NYDAM retaliated for the Smiths’ refusal to let it inspect the farm’s processing facility. On February 1, pursuant the request of the agency, Judge Egan of the Albany County Supreme Court issued an order requiring the Smiths to show cause why they should not be held in contempt for refusing to let the agency into their dairy processing facility when the inspectors had a warrant. (Egan was the judge who signed the warrant.) On February 28, a hearing was held on the judge’s show cause order. At the end of the hearing the judge did not issue a ruling but instead told the parties that he would be taking the matter under advisement. The agency’s December 13 motion to show cause had been heard earlier by an administrative officer on January 17 and 18.
As of this writing, the officer had not issued a ruling but was expected to do so shortly. The Smiths’ lawsuit for an injunction against NYDAM was heard before the Seneca County Supreme Court on January 22. The judge in that case did not issue a ruling but instead, under a state procedural law, transferred the case to Albany County Supreme Court where it will probably be heard by Judge Egan sometime this summer.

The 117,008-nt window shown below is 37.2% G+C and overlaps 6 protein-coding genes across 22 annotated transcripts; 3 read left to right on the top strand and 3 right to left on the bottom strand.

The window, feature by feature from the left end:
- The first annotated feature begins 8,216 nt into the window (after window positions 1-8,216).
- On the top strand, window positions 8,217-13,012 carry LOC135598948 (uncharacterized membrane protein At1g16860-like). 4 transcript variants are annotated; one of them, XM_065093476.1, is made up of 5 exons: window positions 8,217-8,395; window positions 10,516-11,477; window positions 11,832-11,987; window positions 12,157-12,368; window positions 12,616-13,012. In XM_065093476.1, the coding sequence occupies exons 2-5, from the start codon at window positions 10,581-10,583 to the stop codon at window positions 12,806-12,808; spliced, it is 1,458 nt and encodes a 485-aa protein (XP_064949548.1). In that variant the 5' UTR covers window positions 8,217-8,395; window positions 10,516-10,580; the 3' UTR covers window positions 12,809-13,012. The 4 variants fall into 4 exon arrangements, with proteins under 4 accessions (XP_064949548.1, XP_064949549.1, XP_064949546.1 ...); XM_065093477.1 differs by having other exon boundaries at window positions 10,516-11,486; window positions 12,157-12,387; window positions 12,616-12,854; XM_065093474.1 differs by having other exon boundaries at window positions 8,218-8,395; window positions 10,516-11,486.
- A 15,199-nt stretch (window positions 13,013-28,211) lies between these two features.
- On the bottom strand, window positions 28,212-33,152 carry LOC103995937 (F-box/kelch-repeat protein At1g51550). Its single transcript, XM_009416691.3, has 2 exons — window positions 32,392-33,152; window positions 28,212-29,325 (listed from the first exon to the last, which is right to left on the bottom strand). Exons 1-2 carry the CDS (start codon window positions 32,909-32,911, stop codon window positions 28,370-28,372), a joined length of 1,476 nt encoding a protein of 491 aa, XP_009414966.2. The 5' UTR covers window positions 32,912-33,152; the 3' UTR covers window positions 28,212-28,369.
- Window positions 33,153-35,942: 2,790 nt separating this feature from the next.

The Meadowsweet Dairy case shows the lengths to which NYDAM will go to maintain jurisdiction over cow share or farm share programs like the one the Smiths operate. The battle between the two parties is shaping into a typical war of attrition where the bureaucracy tries to prevail by depleting the resources of its opponent. For updates on the Smiths’ situation as well for other news about the raw milk movement, please go to David Gumpert’s blog, www.thecompletepatient.com.
A potentially significant case is underway in New York. Until March of this year, Steve and Barbara Smith had held a permit to sell raw milk. Under state law, those holding a permit can sell raw milk only on the farm. The Smiths do not live near a population center and this restriction limited the growth of their customer base. On March 10, the Smiths gave up their permit and started a new business model. They deeded their cows to a limited liability company, Meadowsweet Dairy LLC, and sold membership interests in the LLC to those who wanted to obtain raw dairy products. The Smiths began deliveries to LLC members and their business grew rapidly—by October there were 115 members and thirty more on the waiting list.